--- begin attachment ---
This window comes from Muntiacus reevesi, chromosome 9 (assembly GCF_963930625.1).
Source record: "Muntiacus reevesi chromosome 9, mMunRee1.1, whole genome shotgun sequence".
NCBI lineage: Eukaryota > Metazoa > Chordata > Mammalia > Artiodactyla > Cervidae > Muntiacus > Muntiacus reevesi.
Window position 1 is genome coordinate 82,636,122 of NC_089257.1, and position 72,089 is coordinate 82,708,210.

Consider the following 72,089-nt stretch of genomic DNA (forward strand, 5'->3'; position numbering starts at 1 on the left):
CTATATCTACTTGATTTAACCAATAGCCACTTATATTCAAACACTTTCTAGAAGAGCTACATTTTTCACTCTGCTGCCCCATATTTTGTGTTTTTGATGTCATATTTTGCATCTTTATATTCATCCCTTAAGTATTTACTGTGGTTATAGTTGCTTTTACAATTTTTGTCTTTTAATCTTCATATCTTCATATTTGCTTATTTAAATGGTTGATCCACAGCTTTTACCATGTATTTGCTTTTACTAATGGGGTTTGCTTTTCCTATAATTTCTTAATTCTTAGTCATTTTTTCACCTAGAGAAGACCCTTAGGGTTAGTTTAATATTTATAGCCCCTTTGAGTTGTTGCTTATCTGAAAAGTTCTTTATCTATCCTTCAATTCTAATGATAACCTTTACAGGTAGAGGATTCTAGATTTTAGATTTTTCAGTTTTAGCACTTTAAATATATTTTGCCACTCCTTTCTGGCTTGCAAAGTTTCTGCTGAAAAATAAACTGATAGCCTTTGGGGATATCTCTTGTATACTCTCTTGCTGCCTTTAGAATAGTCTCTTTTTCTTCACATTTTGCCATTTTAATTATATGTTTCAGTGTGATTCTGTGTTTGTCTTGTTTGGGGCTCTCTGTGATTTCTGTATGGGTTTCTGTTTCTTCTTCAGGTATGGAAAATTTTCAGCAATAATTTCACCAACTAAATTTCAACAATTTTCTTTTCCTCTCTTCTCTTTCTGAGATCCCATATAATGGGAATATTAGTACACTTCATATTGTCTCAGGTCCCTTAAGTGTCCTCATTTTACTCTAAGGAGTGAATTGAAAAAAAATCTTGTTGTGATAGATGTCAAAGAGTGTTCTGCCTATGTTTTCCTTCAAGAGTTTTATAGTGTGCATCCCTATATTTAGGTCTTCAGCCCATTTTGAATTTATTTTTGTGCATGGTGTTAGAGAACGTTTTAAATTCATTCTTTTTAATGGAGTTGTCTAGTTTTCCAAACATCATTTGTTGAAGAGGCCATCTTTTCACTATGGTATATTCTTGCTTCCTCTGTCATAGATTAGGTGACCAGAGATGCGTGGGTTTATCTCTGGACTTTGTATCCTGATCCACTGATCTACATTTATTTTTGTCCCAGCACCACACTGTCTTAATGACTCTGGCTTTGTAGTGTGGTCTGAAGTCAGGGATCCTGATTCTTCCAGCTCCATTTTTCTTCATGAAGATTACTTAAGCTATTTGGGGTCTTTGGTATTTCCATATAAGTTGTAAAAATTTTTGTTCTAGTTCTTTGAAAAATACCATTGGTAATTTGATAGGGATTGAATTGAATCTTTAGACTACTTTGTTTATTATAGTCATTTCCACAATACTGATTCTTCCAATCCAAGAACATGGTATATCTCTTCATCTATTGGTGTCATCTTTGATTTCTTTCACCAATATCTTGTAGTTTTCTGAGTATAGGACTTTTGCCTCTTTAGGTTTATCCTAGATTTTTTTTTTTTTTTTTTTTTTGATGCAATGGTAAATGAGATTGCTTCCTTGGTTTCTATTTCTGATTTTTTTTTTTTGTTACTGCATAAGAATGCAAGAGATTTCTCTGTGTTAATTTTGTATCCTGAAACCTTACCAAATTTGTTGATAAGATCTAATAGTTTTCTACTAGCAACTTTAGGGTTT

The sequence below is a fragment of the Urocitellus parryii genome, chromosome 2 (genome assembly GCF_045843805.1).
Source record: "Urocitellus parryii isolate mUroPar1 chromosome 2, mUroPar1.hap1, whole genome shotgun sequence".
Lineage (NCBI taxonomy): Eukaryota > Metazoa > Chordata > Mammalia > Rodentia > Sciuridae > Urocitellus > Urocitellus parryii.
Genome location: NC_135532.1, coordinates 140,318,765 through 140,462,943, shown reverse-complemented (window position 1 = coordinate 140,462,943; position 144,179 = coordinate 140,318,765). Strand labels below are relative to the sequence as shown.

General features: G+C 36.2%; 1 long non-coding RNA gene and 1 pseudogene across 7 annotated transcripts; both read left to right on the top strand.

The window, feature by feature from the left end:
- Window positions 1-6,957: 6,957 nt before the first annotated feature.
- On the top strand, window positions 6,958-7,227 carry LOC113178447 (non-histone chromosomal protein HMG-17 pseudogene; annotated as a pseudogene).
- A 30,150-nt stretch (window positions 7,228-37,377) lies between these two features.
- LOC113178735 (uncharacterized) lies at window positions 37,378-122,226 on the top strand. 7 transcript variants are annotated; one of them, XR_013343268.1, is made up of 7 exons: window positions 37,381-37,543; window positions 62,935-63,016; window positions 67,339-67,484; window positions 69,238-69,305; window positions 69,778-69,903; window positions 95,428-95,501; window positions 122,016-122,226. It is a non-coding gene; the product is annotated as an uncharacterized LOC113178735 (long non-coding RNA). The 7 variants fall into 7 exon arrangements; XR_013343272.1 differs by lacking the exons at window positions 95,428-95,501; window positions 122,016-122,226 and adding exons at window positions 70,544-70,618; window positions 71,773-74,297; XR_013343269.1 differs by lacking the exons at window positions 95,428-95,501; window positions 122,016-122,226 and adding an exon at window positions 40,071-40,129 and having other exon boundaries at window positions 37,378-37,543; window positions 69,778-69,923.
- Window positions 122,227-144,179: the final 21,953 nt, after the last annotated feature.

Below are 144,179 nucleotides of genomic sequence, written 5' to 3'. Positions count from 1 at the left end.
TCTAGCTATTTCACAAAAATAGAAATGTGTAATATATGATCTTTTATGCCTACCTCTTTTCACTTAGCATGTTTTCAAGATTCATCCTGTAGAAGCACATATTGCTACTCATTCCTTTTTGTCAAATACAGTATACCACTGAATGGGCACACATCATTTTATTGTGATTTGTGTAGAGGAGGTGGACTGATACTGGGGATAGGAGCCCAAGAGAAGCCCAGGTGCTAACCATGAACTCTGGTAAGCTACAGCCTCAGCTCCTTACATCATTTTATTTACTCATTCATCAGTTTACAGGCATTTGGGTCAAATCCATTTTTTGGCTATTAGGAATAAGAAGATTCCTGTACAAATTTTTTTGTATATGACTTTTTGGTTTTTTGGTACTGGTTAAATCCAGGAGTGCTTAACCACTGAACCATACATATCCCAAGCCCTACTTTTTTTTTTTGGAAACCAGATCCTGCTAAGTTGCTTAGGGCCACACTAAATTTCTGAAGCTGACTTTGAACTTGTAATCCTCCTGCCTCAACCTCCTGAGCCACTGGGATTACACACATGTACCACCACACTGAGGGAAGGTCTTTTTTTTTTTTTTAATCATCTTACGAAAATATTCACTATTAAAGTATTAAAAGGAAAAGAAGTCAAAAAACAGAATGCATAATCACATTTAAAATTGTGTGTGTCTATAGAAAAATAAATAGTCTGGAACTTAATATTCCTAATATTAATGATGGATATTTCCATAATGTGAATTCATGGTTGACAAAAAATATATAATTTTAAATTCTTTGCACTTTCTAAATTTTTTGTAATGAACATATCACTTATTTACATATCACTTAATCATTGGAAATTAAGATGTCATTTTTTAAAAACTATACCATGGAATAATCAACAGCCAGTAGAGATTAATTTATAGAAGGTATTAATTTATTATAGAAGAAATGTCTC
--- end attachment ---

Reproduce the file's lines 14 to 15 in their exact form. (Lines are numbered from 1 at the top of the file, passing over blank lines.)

- On the top strand, window positions 6,958-7,227 carry LOC113178447 (non-histone chromosomal protein HMG-17 pseudogene; annotated as a pseudogene).
- A 30,150-nt stretch (window positions 7,228-37,377) lies between these two features.